A hawkish Fed and a dovish European Central Bank gave the edge to the USD this week. Donald Trump scored diplomacy points in Singapore by North Korean leader Kim while trade war fears are once again at the forefront as the Trump administration announced new tariffs on Chinese goods on Friday.
U.S. President Donald Trump pledged on Friday to announce a “phenomenal” tax reform. The first three weeks of the Trump administration did not align with the pro-growth agenda, favoring instead an “America first” protectionism which have weakened the USD. Fed Chair Janet Yellen will testify before the Senate Banking Committee on Tuesday; her take on the U.S. economy will be followed closely by investors.
The defining moment of the week for the USD came as the first press conference of the President-elect Donald Trump unfolded. Few details on topics the market cared like infrastructure spending or fiscal stimulus were shared while the most combative aspects of his campaign were in full view. Inauguration on Friday, January 20 starts the countdown for the first 100 days of the Trump era that is expected to deliver bold action that could see the USD appreciate across the board.
In the weeks after the U.S. election, Mexico’s peso took a hit over uncertainty about the country’s relationship with key trade partners--especially its northern neighbor. This could be a good time for financial professionals at multinationals exposed to the peso to assess exchange rate risk as it relates to payments and transfer activity. We examine the currency’s recent volatility and offers suggestions to better manage payments in the face of these uncertainties.
Markets have been very positive on the new U.S President elect and have been quick to embrace the “reflation” trade over the past fortnight.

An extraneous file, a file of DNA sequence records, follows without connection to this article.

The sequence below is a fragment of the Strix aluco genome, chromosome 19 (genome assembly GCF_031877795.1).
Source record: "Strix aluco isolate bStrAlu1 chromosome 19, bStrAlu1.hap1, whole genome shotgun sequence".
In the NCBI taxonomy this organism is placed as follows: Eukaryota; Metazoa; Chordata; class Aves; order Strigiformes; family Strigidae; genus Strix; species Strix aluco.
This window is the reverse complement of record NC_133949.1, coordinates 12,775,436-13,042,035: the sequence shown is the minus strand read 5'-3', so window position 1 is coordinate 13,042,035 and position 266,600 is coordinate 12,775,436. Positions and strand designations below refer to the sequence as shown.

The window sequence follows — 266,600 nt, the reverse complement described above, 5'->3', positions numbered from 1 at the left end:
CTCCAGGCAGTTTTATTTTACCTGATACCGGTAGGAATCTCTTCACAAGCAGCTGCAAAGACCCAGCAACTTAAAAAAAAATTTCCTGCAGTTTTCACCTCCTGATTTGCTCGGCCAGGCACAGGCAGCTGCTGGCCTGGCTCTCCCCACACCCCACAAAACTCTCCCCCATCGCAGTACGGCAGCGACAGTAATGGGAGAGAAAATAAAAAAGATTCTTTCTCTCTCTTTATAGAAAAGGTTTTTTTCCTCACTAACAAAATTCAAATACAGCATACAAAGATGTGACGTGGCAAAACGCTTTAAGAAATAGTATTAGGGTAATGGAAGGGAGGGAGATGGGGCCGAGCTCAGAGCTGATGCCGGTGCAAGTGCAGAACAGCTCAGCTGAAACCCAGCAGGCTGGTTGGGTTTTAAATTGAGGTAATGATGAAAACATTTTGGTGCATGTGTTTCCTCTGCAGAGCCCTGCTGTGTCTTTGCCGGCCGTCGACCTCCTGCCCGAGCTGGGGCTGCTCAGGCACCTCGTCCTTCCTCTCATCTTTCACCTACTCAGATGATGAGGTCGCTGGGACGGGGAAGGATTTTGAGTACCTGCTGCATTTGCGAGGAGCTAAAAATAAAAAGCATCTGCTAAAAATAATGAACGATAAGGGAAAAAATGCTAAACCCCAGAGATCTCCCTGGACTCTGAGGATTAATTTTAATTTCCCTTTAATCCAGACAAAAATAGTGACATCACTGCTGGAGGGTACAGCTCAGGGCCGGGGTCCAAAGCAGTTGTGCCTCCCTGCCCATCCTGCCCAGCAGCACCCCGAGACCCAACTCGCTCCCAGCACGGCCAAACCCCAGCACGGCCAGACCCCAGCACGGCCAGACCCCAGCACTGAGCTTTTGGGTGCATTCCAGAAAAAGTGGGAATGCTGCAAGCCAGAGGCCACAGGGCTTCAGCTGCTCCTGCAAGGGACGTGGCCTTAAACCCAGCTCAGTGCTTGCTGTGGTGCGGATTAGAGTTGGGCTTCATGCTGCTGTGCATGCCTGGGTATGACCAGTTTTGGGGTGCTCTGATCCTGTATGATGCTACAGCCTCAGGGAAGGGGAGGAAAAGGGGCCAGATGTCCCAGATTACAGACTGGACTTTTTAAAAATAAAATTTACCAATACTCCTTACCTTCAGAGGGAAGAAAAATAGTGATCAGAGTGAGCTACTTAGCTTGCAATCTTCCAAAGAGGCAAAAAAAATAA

Is it too much perhaps? If so, this would suggest that some of the aggressive market moves that we have witnessed across the various asset classes may prove a tad overly optimistic on what can be delivered by the Trump administration.
Fed fund futures are signaling a 95 percent probability of a rate hike when the Federal Open Market Committee meets on December 14. A repeat of last year’ lone rate hike is in the works for 2016. Donald Trump’ election while surprising seems to have brought inflationary expectations that were a concern for the American central bank this year. The minutes of the last FOMC meeting will be released next week and are expected to bring more insights into how close Fed members are to a rate move.
After a surprise outcome, the prospects for the US dollar are suddenly looking a lot brighter—thanks in part to the new administration’s more protectionist attitudes towards the American economy. For multinational companies with dollar-denominated cash flows, a stronger US currency could change the way payables and receivables are handled. With this in mind, we’ve analyzed how post-election FX issues could affect corporate payments and transfers in the months ahead.
New U.S President elect Donald Trump continues to have a massive impact on capital markets.
Global bond markets have lost more than $1 trillion in value; their worst rout in 18-months, on investors bets that Trumps new administration would boost business investments and spending while firing up inflation.
The dollar is higher versus most major pairs as it continues to surge in the aftermath of the 2016 presidential election. The shock victory by Donald Trump is being taken in stride by the market after the initial recalibration of democratic win expectations. The dollar had been higher for most of the year given the Fed’s insistence a rate hike is coming. The comments by president-elect Trump on spurring growth by ending the austerity that has been prevalent in the developed world following the 2008 crisis has boosted the currency and global stocks higher.